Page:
demanded a re-vote, not just a recount, in the case of the anomalous
Buchanan votes, for reasons that had nothing to do with speculations about
biases and motives. There was clearly something badly wrong with that ballot.
The Florida Supreme Court was therefore correct, in my opinion, when it
ordered a recount of all Florida counties and not just those asked for by
the Gore team.
I agree completely. That was the proper thing to do, although it would not
address the direct evidence of a problem with the Buchanan vote. I think a
statewide recount would have favored Gore because the voting methods were
more accurate in the wealthier counties which could afford more up-to-date
equipment less prone to error.
It would be interesting to be able to slip into a parallel universe where
exactly the same results occurred, but with the names of the winner and
looser reversed. I suspect that each side would have acted as the other
did. That's politics.
Yes. When Democrats have had the power, they have abused it just as
cheerfully as the Republicans do. But the abuse in Florida seems extra
egregious, with one candidate's brother being the governer who appointed
the person who certified the election and with the candidate being a member
of the ruling party in the state (who were fully prepared to appoint their
own electors in case the ones already appointed showed signs of not voting
for the candidate of their party). Raising the possibility of party bias
was not the wisest tactic the Bush camp could have picked. That wasn't a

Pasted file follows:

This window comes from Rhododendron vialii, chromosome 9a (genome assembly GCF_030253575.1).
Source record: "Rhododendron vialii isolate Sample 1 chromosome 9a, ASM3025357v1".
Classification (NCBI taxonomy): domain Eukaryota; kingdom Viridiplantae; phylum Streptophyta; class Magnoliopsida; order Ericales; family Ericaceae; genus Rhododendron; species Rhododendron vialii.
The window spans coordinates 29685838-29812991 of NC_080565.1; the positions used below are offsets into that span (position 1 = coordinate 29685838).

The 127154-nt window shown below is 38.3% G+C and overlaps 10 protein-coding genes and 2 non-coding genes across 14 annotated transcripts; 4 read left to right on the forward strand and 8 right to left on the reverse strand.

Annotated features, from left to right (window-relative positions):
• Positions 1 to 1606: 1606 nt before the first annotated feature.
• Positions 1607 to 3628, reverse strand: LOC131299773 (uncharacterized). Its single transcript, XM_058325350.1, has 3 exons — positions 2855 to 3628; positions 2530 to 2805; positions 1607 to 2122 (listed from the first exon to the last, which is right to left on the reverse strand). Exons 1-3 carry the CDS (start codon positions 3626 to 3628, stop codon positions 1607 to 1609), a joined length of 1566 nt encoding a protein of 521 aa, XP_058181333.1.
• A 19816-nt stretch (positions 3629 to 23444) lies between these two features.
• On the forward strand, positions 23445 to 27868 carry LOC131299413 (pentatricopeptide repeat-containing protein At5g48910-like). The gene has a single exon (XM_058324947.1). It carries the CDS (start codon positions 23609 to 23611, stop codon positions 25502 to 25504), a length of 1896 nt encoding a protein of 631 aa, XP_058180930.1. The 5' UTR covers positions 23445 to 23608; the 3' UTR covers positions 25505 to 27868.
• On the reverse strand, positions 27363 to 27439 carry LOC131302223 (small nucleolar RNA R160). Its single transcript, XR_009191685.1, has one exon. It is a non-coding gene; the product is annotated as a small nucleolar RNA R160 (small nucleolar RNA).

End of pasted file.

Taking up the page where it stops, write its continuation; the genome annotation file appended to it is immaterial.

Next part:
Democrat who certified the vote before all the absentee ballots had even
There's a point that PCT suggests, which everyone seems to forget about.
The other side in a political contest is a big disturbance, and both sides
therefore push back as hard as they think necessary. This is why truth
flies out the window during a political campaign. "Pushing harder" in a
verbal contest can mean only making louder and more extreme statements, so
while defending your position, you are inevitably led to say things more
extreme than what you actually believe, and in a more viollent way than
normal. Both sides are trying to influence voters and cancel the other
side's influence, and this is what leads to the extremes of rhetoric and
the attitudes and statements which afterward look so childish. And it also
explains how, after the contest has been decided, all the inflamed rhetoric
vanishes, and the people involved go back to being fairly sane human beings
after only a few days. When the disturbance disappears, so does the need
for taking more and more extreme positions. People return to their normal
positions closer to the center, as if they had never marched the streets
shouting "Death to the bad guys!"